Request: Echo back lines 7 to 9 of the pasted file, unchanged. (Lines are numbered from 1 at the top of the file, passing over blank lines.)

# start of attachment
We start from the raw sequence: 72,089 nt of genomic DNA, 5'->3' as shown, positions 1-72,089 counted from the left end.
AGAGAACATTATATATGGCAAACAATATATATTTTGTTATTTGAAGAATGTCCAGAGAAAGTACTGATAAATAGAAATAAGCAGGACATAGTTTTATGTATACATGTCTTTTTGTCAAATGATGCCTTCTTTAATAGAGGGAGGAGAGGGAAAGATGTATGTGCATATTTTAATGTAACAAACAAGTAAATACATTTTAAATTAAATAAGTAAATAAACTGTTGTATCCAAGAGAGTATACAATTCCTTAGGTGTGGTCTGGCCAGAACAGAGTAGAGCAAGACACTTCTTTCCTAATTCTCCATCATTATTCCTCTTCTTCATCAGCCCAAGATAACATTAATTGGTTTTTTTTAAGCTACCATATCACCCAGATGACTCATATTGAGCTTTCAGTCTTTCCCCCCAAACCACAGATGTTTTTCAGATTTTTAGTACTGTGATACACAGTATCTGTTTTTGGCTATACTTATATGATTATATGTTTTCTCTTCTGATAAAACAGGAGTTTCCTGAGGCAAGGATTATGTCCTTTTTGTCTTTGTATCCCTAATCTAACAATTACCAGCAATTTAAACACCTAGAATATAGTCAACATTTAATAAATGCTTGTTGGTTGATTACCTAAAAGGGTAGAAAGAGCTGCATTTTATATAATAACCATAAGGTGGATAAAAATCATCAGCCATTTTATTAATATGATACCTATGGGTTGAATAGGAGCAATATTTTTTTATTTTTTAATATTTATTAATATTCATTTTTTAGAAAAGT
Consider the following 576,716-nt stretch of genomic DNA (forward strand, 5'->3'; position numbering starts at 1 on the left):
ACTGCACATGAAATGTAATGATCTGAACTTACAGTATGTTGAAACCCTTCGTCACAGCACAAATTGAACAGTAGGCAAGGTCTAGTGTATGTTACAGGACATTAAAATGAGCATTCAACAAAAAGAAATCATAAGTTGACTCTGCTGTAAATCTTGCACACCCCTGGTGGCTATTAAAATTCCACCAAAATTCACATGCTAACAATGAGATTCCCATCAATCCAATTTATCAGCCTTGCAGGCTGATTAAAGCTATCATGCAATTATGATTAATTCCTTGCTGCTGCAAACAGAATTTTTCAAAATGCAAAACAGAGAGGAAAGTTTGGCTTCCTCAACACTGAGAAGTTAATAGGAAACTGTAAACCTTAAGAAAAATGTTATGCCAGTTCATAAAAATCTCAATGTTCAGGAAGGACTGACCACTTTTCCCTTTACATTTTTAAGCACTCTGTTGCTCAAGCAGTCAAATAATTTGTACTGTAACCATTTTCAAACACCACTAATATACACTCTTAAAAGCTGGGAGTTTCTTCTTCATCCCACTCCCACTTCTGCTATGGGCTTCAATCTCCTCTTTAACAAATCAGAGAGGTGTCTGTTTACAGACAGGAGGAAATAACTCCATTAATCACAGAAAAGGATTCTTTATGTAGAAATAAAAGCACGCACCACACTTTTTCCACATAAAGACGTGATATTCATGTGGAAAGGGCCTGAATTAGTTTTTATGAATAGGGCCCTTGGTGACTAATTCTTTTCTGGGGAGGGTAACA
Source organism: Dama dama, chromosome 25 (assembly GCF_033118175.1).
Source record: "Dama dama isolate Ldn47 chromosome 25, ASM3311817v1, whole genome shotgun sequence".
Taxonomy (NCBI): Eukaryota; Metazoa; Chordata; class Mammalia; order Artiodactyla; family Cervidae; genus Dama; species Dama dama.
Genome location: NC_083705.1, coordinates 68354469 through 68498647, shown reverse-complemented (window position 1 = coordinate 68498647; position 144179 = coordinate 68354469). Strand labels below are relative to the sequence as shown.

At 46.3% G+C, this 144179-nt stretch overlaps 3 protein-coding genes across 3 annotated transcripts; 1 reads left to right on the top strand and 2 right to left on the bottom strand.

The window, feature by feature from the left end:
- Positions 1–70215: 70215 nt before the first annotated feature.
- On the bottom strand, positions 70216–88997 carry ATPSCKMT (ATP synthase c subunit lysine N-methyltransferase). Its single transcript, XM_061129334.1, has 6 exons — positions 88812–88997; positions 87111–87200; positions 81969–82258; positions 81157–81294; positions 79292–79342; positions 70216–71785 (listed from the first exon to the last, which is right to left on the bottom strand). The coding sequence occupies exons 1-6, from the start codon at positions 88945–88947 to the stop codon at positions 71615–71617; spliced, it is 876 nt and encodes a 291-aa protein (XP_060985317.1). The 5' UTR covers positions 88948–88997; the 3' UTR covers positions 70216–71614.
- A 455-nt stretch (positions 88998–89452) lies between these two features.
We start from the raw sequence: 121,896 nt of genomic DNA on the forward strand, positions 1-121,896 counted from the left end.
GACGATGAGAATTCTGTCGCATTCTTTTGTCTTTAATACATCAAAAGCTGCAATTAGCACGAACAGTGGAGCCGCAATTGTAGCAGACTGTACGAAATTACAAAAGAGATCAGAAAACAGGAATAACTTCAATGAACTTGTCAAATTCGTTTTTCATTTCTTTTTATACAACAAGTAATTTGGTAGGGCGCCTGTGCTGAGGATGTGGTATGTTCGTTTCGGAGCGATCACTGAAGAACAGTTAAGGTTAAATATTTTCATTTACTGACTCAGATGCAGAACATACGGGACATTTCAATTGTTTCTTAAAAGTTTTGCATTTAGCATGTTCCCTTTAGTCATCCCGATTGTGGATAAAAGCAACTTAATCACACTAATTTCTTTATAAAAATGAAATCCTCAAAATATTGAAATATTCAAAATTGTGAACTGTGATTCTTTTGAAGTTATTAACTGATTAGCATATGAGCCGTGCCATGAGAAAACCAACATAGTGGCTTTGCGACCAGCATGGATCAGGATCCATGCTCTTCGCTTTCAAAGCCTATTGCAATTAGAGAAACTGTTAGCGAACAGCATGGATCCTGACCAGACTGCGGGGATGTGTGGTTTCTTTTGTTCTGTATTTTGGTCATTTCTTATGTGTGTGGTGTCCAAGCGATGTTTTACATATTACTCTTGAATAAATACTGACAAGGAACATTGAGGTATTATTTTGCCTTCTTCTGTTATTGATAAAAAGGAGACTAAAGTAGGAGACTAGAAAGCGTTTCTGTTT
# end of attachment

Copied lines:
Taxonomy (NCBI): Eukaryota; Metazoa; Chordata; class Mammalia; order Artiodactyla; family Cervidae; genus Dama; species Dama dama.
Genome location: NC_083705.1, coordinates 68354469 through 68498647, shown reverse-complemented (window position 1 = coordinate 68498647; position 144179 = coordinate 68354469). Strand labels below are relative to the sequence as shown.

At 46.3% G+C, this 144179-nt stretch overlaps 3 protein-coding genes across 3 annotated transcripts; 1 reads left to right on the top strand and 2 right to left on the bottom strand.